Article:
Tourists often visit this area of Thailand for the massages and to better avoid the busier lifestyle of other areas of Thailand like Bangkok. That being said, Chiang Mai has more often than not been treated as a ‘Tourist Destination’ … Continue reading

The power of digital photography.

In the early days of photography and when it was in its infancy, the subject was terribly removed from the process.

2011.04 Australia Self-portrait Shen Hao 4x5 Field Camera

2011.04 Australia
Self-portrait
Shen Hao 4×5 Field Camera

Walking into the photographers studio, a subject’s first reaction was the reaction to the smells. A range of foreign odors, foreign and pungent to the uninitiated. Magnesium nitrate, tannic acid, albumen, pyrogallic acid, potassium bromide, ammonium carbonate, or maybe vaporized mercury. Eventually curiosity will overcome the shock and perhaps wonder whether the smell of glycerin is actually safe? And perhaps the ethyl ether is beginning to make you a little light headed.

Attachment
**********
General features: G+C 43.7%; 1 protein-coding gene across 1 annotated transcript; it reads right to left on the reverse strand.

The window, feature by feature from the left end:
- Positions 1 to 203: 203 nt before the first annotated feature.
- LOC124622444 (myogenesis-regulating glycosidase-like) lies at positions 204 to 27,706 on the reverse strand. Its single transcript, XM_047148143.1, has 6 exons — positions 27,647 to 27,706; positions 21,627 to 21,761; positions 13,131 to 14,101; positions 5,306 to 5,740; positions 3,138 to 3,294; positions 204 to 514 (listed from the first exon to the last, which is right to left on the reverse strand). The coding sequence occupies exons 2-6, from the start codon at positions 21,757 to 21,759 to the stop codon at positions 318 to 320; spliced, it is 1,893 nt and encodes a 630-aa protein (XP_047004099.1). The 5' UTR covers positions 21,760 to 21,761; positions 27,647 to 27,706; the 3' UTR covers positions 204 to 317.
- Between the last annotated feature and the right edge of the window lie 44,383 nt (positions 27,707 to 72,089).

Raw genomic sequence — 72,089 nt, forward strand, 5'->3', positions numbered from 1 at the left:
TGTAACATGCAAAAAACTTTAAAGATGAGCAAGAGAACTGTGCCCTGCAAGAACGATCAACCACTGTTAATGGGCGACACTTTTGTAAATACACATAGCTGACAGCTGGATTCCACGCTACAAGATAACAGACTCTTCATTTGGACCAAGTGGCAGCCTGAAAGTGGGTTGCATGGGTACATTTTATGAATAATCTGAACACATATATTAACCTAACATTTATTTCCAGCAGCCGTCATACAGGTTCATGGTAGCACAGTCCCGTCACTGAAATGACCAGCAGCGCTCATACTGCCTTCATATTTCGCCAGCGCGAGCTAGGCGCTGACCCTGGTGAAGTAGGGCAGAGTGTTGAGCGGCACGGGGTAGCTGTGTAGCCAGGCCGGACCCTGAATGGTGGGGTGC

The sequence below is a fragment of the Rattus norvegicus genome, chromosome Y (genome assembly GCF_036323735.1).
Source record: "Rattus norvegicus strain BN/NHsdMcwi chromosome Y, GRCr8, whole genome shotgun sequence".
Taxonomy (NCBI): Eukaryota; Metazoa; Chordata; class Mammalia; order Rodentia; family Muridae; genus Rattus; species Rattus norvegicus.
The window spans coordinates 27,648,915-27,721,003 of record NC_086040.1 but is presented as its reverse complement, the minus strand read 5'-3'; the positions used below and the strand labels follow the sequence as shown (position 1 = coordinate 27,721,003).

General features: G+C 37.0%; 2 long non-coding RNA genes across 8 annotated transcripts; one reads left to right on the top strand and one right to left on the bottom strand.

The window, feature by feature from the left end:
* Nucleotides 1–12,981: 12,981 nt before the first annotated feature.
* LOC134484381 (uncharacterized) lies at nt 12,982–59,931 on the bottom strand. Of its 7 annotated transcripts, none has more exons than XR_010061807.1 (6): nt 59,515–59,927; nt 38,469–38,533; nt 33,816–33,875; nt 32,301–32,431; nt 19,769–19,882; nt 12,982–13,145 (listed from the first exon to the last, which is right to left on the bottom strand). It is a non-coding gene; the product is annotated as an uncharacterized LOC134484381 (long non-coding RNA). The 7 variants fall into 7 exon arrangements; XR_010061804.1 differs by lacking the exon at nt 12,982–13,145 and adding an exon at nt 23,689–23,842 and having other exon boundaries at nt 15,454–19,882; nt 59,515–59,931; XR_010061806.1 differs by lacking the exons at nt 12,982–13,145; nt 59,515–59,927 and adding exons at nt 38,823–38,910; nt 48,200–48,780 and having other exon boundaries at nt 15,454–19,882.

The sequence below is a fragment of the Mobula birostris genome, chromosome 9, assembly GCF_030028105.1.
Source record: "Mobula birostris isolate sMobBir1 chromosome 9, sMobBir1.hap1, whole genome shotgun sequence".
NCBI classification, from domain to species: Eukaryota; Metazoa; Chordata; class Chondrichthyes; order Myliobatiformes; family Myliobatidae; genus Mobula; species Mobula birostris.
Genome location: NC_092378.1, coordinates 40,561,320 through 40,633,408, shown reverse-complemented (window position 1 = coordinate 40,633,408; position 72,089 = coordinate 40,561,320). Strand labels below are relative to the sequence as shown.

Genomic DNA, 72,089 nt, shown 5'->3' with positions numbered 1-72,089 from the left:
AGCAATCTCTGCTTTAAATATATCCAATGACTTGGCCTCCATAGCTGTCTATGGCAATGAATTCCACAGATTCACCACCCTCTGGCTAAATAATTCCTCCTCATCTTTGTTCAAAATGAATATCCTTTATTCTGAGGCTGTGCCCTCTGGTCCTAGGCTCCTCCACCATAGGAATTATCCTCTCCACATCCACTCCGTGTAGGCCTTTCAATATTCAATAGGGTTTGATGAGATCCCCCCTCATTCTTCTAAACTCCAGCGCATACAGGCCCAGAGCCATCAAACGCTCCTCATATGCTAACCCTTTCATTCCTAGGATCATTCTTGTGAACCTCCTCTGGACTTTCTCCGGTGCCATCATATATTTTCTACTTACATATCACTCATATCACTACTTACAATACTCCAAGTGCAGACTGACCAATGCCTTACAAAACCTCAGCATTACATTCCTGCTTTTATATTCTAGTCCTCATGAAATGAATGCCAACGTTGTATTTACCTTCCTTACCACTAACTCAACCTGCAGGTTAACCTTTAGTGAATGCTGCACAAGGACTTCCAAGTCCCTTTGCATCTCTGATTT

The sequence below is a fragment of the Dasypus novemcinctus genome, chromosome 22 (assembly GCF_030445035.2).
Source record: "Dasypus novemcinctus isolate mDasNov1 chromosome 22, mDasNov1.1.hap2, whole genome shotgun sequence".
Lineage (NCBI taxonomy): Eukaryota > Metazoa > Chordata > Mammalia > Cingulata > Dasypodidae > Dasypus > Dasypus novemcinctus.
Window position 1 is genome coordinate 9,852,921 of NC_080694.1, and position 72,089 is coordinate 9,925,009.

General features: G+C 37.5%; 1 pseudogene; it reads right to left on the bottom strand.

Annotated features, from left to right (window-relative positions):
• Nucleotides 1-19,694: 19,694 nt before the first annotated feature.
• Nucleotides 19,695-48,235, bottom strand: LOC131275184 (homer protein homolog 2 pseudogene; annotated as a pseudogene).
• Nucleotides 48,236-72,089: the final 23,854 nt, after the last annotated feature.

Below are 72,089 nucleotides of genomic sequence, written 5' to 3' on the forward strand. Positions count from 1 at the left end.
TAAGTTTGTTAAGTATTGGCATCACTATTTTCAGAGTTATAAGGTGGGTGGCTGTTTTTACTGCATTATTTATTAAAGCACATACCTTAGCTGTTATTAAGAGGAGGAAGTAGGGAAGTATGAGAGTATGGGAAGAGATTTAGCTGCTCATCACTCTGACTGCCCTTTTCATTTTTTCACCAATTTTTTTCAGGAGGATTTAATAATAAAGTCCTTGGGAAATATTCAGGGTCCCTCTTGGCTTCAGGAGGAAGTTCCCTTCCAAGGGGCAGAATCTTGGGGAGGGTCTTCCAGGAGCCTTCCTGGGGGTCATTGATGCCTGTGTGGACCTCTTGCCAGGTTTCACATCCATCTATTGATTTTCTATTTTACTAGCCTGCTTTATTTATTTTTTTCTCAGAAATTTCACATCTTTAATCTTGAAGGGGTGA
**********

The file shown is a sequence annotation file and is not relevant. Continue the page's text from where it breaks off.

Then the photographer emerges from behind a curtain. A shadowy curtain of mystery. Mysteriously, there was no light emanating from behind the curtain. To the more creative mind who has just read Bram Stoker’s feature novel, might suspect that this man is a vampire.

The photographer extends a welcoming handshake; but the subject is taken away by the sight of the photographers hand. A hand that has been blackened and deformed by the collodion and ambrotype chemicals. Burns and callouses scar cover most the hands – the spaces left between are left dry and cracking. Every crack and blemish is highlighted by a blackened soot that doesn’t wash off. These are the hands of the photographer.

When led into the photographers studio, the subjects sees a weird array of chrome, steel, brass and other metals. Unusual clamps, stands, chains litter the path to the sitter’s chair. Next to their chair is one particular stand; standing behind the chair. It has an arm that protrudes out and into the chair, right where your neck is suppose to be. The sitter’s eyes widen with a steady mix of caution and curiosity. The photographer tries to give a reassuring smile while motioning the sitter to sit. Once seated, that metal stand behind the chair begins probing your neck. The photographer runs off and disappears behind the camera and the dark cloth. Only the photographer’s legs are visible.